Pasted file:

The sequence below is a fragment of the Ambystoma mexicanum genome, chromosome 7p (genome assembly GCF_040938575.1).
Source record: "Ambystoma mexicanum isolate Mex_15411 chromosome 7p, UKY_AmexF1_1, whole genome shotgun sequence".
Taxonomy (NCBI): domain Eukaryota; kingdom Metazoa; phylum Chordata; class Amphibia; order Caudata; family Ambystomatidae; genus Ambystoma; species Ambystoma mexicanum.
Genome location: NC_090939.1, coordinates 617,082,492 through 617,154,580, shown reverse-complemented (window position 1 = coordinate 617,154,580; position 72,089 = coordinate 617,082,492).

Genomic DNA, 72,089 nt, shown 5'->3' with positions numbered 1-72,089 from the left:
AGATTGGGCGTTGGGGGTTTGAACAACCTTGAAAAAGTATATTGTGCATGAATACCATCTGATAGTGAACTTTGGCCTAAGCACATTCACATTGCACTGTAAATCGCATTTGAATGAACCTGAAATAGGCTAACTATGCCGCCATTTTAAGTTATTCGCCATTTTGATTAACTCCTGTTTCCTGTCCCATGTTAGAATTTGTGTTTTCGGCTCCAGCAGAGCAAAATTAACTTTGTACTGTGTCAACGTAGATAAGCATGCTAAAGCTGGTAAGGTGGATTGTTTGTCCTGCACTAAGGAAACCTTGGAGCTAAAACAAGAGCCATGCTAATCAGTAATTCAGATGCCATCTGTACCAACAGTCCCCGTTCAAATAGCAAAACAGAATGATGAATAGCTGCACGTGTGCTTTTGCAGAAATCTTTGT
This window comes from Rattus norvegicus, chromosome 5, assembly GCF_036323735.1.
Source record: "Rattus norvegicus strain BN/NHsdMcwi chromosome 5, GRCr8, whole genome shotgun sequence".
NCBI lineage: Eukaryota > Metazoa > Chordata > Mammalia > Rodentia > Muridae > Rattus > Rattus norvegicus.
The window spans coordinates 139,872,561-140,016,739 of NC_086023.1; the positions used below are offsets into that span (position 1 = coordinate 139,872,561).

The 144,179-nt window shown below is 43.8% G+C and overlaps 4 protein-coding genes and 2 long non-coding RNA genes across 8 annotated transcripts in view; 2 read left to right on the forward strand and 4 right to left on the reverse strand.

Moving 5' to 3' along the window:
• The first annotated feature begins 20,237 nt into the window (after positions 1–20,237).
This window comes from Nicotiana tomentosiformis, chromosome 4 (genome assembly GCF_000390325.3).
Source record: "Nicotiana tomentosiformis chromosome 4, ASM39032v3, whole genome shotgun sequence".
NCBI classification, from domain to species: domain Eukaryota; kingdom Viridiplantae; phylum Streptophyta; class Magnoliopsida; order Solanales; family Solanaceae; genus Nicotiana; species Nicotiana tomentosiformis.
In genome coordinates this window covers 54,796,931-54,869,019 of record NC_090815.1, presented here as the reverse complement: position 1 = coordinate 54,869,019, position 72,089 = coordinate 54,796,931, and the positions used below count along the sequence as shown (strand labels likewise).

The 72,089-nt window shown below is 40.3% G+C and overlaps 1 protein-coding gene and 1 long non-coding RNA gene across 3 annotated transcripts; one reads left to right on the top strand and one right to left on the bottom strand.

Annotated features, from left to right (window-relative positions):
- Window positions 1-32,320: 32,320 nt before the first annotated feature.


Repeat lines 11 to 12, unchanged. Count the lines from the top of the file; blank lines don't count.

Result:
The 144,179-nt window shown below is 43.8% G+C and overlaps 4 protein-coding genes and 2 long non-coding RNA genes across 8 annotated transcripts in view; 2 read left to right on the forward strand and 4 right to left on the reverse strand.

Moving 5' to 3' along the window: